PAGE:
23:00 The German Foreign Ministry has issued a travel warning for neighboring Luxembourg, due to a rise in new coronavirus cases. The warning is in place "for non-essential, particularly tourist travel to Luxembourg," the ministry said, noting that the number of new infections had risen above 50 cases per 100,000 residents over the past seven days.
Germany's disease agency, the Robert Koch Institute, had previously designated Luxembourg as a high-risk area.
The Foreign Ministry said that border controls between Germany and Luxembourg would not be imposed. However, officials in the state of Saarland, which borders Luxembourg, have urged people who must regularly travel to the country to get tested for COVID-19.
21:00 The director of the National Institute of Allergy and Infectious Diseases in the US, Anthony Fauci, said decisions on reopening schools in different regions of the country should be left to local officials. He said it would depend on regional dynamics of the COVID-19 crisis and that there was no harm in reopening schools in areas with minimal outbreak.
"We should try, as the default, to get the kids to stay in school," Fauci said during an interview at Georgetown University.
Speaking of the WHO, Fauci said that it was an imperfect organization, and hoped that it could resolve differences with the US.
20:20 The European Union is to temporarily relax rules on genetically modified organisms (GMOs) to remove one obstacle to the speedy development of a coronavirus vaccine. The Council of the European Union announced that as of Saturday, COVID-19 medications containing GMOs can undergo clinical trials without first being subject to tests for their environmental risks.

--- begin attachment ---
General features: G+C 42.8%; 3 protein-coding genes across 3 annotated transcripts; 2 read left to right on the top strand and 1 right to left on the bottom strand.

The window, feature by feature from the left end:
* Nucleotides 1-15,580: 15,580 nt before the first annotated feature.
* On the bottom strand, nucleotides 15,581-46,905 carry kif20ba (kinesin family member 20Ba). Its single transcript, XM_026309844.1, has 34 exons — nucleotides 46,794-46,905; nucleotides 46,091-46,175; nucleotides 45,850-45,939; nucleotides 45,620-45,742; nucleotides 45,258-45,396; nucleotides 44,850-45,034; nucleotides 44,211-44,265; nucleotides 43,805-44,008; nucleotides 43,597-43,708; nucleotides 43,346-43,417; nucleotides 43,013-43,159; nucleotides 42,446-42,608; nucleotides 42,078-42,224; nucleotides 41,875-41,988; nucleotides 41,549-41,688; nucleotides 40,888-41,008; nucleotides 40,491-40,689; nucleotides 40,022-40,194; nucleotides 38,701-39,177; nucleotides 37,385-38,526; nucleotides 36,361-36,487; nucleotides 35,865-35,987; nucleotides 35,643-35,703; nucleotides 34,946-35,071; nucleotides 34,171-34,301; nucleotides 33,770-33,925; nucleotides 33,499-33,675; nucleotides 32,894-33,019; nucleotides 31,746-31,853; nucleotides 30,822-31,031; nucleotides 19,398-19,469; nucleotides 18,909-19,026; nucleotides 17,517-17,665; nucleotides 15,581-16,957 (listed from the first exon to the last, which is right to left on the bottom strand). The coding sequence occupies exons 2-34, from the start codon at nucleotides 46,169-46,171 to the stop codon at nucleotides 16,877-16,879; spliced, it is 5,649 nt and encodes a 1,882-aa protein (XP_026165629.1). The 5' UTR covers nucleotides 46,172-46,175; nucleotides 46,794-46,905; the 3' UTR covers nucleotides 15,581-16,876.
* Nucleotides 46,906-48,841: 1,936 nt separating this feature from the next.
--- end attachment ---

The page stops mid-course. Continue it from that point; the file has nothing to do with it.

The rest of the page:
German Health Minister Jens Spahn welcomed the announcement, saying, "This directive will ensure that clinical trials in the EU can begin without delay and that no valuable time is lost."
The loosening of restrictions will last for as long as the COVID-19 outbreak is regarded as a pandemic by the WHO or considered a public health emergency by the European Commission.
19:40 A Tunisian woman was handed a six-month prison sentence and a fine on Tuesday for posting a satirical text online about the novel coronavirus that imitated the format of a verse from the Quran.
Emna Charki, 27, was found guilty of offending religion and "incitement to hatred" for posting the parody on Facebook on May 4.
The post was entitled "the Corona Surah," a surah being a chapter of the Quran. It contained one passage calling on readers to "follow science and ignore traditions" in a phrase modeled on the style of the Islamic holy book.
Amnesty International has condemned her trial, saying the post was "a humorous text that imitates the verses of the Quran to make fun of the COVID-19 situation" and that it even contained an appeal "for staying home and washing hands."